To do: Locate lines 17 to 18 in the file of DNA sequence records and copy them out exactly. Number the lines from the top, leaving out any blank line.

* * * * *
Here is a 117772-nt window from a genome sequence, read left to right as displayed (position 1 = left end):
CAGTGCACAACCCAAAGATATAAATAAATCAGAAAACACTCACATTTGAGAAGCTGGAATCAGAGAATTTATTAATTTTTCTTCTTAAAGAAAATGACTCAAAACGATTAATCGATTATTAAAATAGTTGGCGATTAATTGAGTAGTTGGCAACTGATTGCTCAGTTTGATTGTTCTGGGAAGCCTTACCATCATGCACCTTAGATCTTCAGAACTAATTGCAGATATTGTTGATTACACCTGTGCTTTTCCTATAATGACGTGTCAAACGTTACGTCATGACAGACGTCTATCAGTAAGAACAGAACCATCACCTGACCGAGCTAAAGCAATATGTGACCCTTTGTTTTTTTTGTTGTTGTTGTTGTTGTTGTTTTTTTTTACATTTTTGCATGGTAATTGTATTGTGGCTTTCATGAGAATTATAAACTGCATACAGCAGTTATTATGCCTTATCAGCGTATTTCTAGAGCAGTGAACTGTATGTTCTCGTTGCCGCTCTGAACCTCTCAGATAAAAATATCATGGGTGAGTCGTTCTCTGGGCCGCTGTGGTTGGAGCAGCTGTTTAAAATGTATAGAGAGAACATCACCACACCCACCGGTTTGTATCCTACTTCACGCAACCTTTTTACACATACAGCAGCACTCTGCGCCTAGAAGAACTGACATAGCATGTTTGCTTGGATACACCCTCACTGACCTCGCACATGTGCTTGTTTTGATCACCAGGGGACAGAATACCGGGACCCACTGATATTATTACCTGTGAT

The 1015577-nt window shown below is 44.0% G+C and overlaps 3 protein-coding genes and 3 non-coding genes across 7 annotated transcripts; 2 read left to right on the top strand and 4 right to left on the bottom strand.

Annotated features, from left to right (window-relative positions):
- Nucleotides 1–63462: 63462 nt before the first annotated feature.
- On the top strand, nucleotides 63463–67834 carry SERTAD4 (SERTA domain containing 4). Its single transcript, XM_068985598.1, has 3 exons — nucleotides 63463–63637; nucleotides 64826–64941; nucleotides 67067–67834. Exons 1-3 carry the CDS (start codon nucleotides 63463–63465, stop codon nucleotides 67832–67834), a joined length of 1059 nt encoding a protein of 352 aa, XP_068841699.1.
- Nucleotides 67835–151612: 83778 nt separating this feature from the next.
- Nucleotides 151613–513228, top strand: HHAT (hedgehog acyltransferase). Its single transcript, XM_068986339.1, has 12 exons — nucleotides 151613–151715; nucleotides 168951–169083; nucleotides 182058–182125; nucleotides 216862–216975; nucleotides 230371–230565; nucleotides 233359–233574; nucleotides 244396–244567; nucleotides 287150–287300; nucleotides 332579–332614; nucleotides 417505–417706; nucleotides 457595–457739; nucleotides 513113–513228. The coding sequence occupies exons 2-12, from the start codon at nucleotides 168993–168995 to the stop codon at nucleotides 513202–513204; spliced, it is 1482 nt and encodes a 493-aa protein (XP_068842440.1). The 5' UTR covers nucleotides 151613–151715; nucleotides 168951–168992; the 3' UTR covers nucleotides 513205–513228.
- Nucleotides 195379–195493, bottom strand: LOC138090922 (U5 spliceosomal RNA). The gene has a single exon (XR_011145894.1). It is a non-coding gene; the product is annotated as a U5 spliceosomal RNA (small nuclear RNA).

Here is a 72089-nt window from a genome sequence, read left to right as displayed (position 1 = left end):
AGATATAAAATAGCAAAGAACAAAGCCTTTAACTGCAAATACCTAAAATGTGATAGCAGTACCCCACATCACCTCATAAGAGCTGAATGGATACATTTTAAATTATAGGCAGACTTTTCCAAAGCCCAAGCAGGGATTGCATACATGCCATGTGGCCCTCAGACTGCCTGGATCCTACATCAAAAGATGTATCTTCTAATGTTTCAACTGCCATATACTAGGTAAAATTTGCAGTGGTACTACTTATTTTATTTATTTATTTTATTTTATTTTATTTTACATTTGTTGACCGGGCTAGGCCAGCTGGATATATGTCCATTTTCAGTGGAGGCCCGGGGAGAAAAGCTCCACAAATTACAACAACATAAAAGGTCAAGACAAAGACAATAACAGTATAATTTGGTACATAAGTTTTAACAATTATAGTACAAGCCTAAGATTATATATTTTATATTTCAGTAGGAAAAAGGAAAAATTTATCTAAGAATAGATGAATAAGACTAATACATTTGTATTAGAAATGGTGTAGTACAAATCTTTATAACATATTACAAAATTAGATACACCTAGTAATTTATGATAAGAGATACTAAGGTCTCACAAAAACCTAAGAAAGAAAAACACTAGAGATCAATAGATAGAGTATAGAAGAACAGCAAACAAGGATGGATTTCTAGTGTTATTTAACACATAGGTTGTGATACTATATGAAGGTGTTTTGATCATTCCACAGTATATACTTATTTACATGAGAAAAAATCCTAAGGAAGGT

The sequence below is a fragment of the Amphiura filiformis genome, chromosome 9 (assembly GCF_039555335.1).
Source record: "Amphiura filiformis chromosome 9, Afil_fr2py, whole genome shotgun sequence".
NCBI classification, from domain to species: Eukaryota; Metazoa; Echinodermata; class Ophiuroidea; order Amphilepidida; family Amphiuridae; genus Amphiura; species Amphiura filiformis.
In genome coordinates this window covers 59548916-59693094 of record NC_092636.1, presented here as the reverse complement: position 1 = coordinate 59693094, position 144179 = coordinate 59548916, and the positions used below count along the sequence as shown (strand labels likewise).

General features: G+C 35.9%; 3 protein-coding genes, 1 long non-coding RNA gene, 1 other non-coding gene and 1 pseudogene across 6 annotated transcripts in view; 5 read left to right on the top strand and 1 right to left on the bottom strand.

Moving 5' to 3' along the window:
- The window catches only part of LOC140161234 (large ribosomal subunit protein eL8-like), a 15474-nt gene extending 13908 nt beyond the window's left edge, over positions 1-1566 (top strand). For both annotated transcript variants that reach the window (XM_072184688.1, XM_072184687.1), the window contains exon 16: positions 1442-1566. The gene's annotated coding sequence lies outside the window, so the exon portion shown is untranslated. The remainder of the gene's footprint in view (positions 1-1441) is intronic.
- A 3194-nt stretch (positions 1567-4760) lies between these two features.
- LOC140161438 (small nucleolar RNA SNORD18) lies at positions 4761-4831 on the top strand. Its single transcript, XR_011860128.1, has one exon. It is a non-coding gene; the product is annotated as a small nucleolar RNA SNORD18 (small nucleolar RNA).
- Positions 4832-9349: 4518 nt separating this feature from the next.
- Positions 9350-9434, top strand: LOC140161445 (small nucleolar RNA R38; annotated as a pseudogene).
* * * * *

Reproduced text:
Moving 5' to 3' along the window:
- The window catches only part of LOC140161234 (large ribosomal subunit protein eL8-like), a 15474-nt gene extending 13908 nt beyond the window's left edge, over positions 1-1566 (top strand). For both annotated transcript variants that reach the window (XM_072184688.1, XM_072184687.1), the window contains exon 16: positions 1442-1566. The gene's annotated coding sequence lies outside the window, so the exon portion shown is untranslated. The remainder of the gene's footprint in view (positions 1-1441) is intronic.